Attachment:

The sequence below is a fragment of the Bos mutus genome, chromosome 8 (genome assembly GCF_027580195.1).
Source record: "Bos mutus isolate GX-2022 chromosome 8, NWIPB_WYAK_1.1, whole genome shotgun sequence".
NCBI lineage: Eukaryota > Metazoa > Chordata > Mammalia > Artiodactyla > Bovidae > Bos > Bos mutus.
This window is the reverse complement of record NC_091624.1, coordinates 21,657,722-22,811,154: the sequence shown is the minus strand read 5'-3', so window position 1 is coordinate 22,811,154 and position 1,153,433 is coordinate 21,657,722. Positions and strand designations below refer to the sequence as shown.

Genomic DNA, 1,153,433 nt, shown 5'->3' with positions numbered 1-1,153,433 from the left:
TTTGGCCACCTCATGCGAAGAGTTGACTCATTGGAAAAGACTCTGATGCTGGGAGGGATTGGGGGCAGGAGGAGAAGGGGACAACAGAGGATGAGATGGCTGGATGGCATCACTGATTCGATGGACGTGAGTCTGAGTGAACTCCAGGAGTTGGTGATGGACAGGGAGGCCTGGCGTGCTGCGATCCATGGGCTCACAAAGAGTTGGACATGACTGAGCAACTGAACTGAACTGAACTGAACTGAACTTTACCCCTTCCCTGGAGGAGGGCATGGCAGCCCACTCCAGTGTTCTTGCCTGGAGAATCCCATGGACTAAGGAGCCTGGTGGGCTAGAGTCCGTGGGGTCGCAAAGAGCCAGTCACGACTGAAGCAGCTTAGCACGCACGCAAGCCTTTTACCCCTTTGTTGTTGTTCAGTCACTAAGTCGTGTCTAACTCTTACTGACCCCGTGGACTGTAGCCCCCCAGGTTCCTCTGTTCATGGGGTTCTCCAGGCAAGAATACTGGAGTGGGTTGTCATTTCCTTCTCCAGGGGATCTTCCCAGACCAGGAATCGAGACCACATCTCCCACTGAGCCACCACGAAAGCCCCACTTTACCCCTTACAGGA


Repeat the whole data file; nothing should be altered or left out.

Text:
The sequence below is a fragment of the Bos mutus genome, chromosome 8 (genome assembly GCF_027580195.1).
Source record: "Bos mutus isolate GX-2022 chromosome 8, NWIPB_WYAK_1.1, whole genome shotgun sequence".
NCBI lineage: Eukaryota > Metazoa > Chordata > Mammalia > Artiodactyla > Bovidae > Bos > Bos mutus.
This window is the reverse complement of record NC_091624.1, coordinates 21,657,722-22,811,154: the sequence shown is the minus strand read 5'-3', so window position 1 is coordinate 22,811,154 and position 1,153,433 is coordinate 21,657,722. Positions and strand designations below refer to the sequence as shown.

Genomic DNA, 1,153,433 nt, shown 5'->3' with positions numbered 1-1,153,433 from the left:
TTTGGCCACCTCATGCGAAGAGTTGACTCATTGGAAAAGACTCTGATGCTGGGAGGGATTGGGGGCAGGAGGAGAAGGGGACAACAGAGGATGAGATGGCTGGATGGCATCACTGATTCGATGGACGTGAGTCTGAGTGAACTCCAGGAGTTGGTGATGGACAGGGAGGCCTGGCGTGCTGCGATCCATGGGCTCACAAAGAGTTGGACATGACTGAGCAACTGAACTGAACTGAACTGAACTGAACTTTACCCCTTCCCTGGAGGAGGGCATGGCAGCCCACTCCAGTGTTCTTGCCTGGAGAATCCCATGGACTAAGGAGCCTGGTGGGCTAGAGTCCGTGGGGTCGCAAAGAGCCAGTCACGACTGAAGCAGCTTAGCACGCACGCAAGCCTTTTACCCCTTTGTTGTTGTTCAGTCACTAAGTCGTGTCTAACTCTTACTGACCCCGTGGACTGTAGCCCCCCAGGTTCCTCTGTTCATGGGGTTCTCCAGGCAAGAATACTGGAGTGGGTTGTCATTTCCTTCTCCAGGGGATCTTCCCAGACCAGGAATCGAGACCACATCTCCCACTGAGCCACCACGAAAGCCCCACTTTACCCCTTACAGGA